“We lived in it, morning to night, and the neighborhood kids too,” Slonaker said.
The concrete swimming pool still sits outside the home, although it is no longer used as such.
The vast acreage behind the house provided a veritable wonderland for childhood rambling and games for Slonaker, her brother, and their friends.
“It used to be a producing orchard back there,” she said. “With different varieties of trees, mostly apples and pears and chestnuts.”
Slonaker also enjoyed interacting with the substantial menagerie she had when she lived there.
“We always had a lot of animals: rabbits, and chickens, and ducks, and guinea pigs, and goats, and dogs, and cats,” she said.
Occasionally Slonaker and her brother took a very special outing with one of their four-legged friends.
“My dad had a harness and cart made for one of our goats,” she explained. “As kids we would drive that goat cart down to the filling station for a drink. That was fun.”
The land functioned for years as a working farm, with tenant farmers living in the cottage that still sits just a few hundred feet from the main house.
“Daddy liked to come home and work on the farm. He just kind of piddled around with it,” Slonaker said. “We had people to put up hay, and we had tenants in that little house on the right as you come up the drive. They would always be there and help out with farm chores.”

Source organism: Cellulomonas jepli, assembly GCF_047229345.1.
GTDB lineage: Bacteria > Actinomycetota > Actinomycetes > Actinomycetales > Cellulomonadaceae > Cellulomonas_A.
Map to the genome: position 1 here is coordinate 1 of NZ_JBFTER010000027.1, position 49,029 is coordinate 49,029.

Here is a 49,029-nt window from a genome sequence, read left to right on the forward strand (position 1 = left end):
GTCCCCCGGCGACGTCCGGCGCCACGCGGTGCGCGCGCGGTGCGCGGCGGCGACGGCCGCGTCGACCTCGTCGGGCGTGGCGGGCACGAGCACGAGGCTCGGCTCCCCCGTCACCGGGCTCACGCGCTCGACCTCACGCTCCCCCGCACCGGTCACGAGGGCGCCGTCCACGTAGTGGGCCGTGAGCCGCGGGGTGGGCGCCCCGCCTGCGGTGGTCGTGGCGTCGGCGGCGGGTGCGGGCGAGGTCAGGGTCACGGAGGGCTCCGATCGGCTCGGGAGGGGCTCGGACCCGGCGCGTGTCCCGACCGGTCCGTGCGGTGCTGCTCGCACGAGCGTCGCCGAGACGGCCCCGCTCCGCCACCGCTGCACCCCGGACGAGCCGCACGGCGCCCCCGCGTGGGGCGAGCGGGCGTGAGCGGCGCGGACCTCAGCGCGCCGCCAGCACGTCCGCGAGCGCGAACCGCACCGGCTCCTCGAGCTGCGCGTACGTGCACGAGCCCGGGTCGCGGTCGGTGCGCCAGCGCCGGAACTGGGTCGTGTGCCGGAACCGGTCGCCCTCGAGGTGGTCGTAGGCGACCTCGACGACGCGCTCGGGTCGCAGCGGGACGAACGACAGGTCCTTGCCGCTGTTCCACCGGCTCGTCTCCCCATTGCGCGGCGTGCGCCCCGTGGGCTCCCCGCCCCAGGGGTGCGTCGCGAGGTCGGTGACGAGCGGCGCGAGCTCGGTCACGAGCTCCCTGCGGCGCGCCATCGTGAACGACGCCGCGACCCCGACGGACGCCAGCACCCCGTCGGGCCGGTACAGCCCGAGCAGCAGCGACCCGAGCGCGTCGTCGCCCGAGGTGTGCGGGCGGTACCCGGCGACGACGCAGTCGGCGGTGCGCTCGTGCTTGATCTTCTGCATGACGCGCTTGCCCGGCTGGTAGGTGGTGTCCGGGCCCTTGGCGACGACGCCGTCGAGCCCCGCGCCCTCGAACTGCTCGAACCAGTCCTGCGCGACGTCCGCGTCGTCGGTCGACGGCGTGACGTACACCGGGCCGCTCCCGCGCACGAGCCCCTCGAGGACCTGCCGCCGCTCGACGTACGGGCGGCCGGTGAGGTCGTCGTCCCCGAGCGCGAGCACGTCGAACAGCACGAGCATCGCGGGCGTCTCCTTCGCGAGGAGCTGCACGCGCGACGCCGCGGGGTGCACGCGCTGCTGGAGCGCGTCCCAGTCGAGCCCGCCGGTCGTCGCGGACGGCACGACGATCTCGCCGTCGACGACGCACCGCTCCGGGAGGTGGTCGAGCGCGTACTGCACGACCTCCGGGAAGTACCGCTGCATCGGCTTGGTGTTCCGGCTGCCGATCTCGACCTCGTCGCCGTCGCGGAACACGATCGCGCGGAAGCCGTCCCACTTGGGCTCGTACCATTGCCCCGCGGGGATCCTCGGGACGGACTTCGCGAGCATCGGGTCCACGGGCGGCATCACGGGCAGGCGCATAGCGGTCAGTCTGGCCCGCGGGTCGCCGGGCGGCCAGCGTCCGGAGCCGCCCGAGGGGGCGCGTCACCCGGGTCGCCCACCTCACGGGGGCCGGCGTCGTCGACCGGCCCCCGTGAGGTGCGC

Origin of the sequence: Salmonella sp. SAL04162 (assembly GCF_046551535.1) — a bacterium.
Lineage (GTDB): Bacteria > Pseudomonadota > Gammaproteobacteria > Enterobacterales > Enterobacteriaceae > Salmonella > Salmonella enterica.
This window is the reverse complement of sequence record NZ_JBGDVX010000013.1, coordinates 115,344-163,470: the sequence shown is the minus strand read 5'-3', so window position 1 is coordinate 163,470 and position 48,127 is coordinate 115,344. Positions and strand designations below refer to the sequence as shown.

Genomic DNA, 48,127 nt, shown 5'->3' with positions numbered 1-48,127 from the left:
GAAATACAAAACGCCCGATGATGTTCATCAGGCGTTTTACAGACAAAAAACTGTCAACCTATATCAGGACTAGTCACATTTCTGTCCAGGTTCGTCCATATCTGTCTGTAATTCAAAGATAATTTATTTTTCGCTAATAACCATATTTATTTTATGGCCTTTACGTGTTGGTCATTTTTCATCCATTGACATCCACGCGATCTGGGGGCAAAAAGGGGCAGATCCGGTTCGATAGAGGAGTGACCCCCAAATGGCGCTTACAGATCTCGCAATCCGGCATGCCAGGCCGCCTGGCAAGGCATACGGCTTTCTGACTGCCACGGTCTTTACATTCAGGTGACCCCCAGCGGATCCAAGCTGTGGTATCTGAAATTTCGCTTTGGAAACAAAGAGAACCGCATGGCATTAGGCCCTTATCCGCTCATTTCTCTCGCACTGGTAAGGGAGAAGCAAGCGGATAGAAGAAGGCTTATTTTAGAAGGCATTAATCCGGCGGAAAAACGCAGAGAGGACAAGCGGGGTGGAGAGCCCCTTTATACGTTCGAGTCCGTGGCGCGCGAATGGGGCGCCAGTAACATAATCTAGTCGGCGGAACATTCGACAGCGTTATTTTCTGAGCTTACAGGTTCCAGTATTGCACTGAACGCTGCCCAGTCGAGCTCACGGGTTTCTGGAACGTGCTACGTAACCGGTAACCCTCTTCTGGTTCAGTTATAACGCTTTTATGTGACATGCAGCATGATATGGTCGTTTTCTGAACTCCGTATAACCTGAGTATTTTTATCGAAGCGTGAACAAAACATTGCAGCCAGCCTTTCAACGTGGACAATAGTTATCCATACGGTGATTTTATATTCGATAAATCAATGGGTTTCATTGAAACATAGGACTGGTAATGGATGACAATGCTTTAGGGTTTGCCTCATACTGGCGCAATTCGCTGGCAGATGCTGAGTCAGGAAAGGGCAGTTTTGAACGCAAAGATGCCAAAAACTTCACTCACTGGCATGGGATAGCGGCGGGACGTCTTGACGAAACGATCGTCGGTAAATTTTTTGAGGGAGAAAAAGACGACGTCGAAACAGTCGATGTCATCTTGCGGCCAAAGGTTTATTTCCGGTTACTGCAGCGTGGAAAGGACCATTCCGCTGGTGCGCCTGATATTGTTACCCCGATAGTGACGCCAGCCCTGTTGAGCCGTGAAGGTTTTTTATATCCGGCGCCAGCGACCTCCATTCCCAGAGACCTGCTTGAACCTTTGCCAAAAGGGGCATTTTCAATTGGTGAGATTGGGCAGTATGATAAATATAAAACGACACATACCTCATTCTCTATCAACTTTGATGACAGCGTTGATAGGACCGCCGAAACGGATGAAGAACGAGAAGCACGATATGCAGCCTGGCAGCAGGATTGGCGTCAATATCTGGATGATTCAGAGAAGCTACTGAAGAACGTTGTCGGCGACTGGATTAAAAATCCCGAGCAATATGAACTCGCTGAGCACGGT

But the fun wasn’t confined to the growing season in the Pritchett home, because being marooned in winter was a joyful time for the Slonaker kids as well.
“Back then we had some pretty big snows, and you couldn’t get in and out,” she explained. “In fact, some of the neighbors that had trucks would call and leave us groceries in the mailbox at the top of the hill. And we would sleigh ride. It was fun.”
Christmas was always eagerly anticipated. As a child, Slonaker said she was always sure Santa Claus would come bearing gifts down one of the five chimneys in the house.
“I’m not sure we knew which one,” she said. “There are two downstairs and three upstairs. They came from the original house, but we didn’t ever have fires. That would have been a little dangerous.”
Around 1950, Slonaker said her father made a few additions to the house. “He added the front porch, the den and the patio,” she said. “The (original) porch was just a fairly large stoop. The new porch went all the way across the front then. We had lots of picnics on the patio out back.”
Though many cheerful days were had in the house, some sorrowful times also came to pass under its roof. “My dad died in the house, as did my twin brother, so that was sad,” Slonaker explained. “But we had lots of company (then) and folks from Kentucky, because my mom (still) had a lot of relatives there.”
Slonaker’s mother eventually remarried after losing her husband and adult son, and spent most of the rest of her life in the house that meant so much to her, and is still seen as a treasure by her daughter. “She was crazy about that house, it really was her home.”